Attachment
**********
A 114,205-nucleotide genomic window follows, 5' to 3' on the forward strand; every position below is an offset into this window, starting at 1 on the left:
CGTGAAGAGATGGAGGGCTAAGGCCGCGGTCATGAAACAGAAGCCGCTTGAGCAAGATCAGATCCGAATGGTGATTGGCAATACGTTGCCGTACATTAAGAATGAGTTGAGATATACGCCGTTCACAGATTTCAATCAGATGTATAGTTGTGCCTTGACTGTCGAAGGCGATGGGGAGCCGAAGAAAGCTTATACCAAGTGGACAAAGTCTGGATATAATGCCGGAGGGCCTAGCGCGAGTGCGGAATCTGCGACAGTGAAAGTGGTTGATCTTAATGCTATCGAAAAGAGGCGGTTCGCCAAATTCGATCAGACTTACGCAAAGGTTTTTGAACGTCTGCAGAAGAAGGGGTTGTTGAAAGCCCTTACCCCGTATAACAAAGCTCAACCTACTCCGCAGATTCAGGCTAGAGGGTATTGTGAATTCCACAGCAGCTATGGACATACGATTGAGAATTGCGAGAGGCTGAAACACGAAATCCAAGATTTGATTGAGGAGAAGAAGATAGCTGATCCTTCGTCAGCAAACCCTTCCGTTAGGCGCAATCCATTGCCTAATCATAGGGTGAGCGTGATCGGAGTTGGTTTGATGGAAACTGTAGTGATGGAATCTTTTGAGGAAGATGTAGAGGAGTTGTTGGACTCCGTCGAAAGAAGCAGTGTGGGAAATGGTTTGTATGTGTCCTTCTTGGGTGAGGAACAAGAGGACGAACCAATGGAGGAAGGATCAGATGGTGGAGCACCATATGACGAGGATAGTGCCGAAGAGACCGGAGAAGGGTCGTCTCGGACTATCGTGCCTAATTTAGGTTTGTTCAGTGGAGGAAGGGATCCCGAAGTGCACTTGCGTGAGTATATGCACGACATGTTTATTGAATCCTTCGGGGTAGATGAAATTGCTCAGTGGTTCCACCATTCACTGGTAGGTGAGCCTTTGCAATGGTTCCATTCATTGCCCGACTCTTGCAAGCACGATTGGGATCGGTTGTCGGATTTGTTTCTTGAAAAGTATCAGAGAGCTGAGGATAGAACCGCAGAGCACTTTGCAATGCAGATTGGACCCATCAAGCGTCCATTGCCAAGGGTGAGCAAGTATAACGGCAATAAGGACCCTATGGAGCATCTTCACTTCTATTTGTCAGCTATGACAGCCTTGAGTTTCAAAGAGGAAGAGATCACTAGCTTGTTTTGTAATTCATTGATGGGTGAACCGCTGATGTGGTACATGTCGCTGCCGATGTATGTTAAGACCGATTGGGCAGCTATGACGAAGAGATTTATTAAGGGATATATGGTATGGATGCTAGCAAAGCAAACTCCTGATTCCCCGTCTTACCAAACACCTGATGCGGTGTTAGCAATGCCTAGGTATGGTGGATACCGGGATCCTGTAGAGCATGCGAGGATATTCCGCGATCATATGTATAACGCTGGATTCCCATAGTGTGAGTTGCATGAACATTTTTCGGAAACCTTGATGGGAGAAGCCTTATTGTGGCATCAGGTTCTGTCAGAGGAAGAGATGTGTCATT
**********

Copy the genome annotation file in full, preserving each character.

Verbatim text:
A 114,205-nucleotide genomic window follows, 5' to 3' on the forward strand; every position below is an offset into this window, starting at 1 on the left:
CGTGAAGAGATGGAGGGCTAAGGCCGCGGTCATGAAACAGAAGCCGCTTGAGCAAGATCAGATCCGAATGGTGATTGGCAATACGTTGCCGTACATTAAGAATGAGTTGAGATATACGCCGTTCACAGATTTCAATCAGATGTATAGTTGTGCCTTGACTGTCGAAGGCGATGGGGAGCCGAAGAAAGCTTATACCAAGTGGACAAAGTCTGGATATAATGCCGGAGGGCCTAGCGCGAGTGCGGAATCTGCGACAGTGAAAGTGGTTGATCTTAATGCTATCGAAAAGAGGCGGTTCGCCAAATTCGATCAGACTTACGCAAAGGTTTTTGAACGTCTGCAGAAGAAGGGGTTGTTGAAAGCCCTTACCCCGTATAACAAAGCTCAACCTACTCCGCAGATTCAGGCTAGAGGGTATTGTGAATTCCACAGCAGCTATGGACATACGATTGAGAATTGCGAGAGGCTGAAACACGAAATCCAAGATTTGATTGAGGAGAAGAAGATAGCTGATCCTTCGTCAGCAAACCCTTCCGTTAGGCGCAATCCATTGCCTAATCATAGGGTGAGCGTGATCGGAGTTGGTTTGATGGAAACTGTAGTGATGGAATCTTTTGAGGAAGATGTAGAGGAGTTGTTGGACTCCGTCGAAAGAAGCAGTGTGGGAAATGGTTTGTATGTGTCCTTCTTGGGTGAGGAACAAGAGGACGAACCAATGGAGGAAGGATCAGATGGTGGAGCACCATATGACGAGGATAGTGCCGAAGAGACCGGAGAAGGGTCGTCTCGGACTATCGTGCCTAATTTAGGTTTGTTCAGTGGAGGAAGGGATCCCGAAGTGCACTTGCGTGAGTATATGCACGACATGTTTATTGAATCCTTCGGGGTAGATGAAATTGCTCAGTGGTTCCACCATTCACTGGTAGGTGAGCCTTTGCAATGGTTCCATTCATTGCCCGACTCTTGCAAGCACGATTGGGATCGGTTGTCGGATTTGTTTCTTGAAAAGTATCAGAGAGCTGAGGATAGAACCGCAGAGCACTTTGCAATGCAGATTGGACCCATCAAGCGTCCATTGCCAAGGGTGAGCAAGTATAACGGCAATAAGGACCCTATGGAGCATCTTCACTTCTATTTGTCAGCTATGACAGCCTTGAGTTTCAAAGAGGAAGAGATCACTAGCTTGTTTTGTAATTCATTGATGGGTGAACCGCTGATGTGGTACATGTCGCTGCCGATGTATGTTAAGACCGATTGGGCAGCTATGACGAAGAGATTTATTAAGGGATATATGGTATGGATGCTAGCAAAGCAAACTCCTGATTCCCCGTCTTACCAAACACCTGATGCGGTGTTAGCAATGCCTAGGTATGGTGGATACCGGGATCCTGTAGAGCATGCGAGGATATTCCGCGATCATATGTATAACGCTGGATTCCCATAGTGTGAGTTGCATGAACATTTTTCGGAAACCTTGATGGGAGAAGCCTTATTGTGGCATCAGGTTCTGTCAGAGGAAGAGATGTGTCATT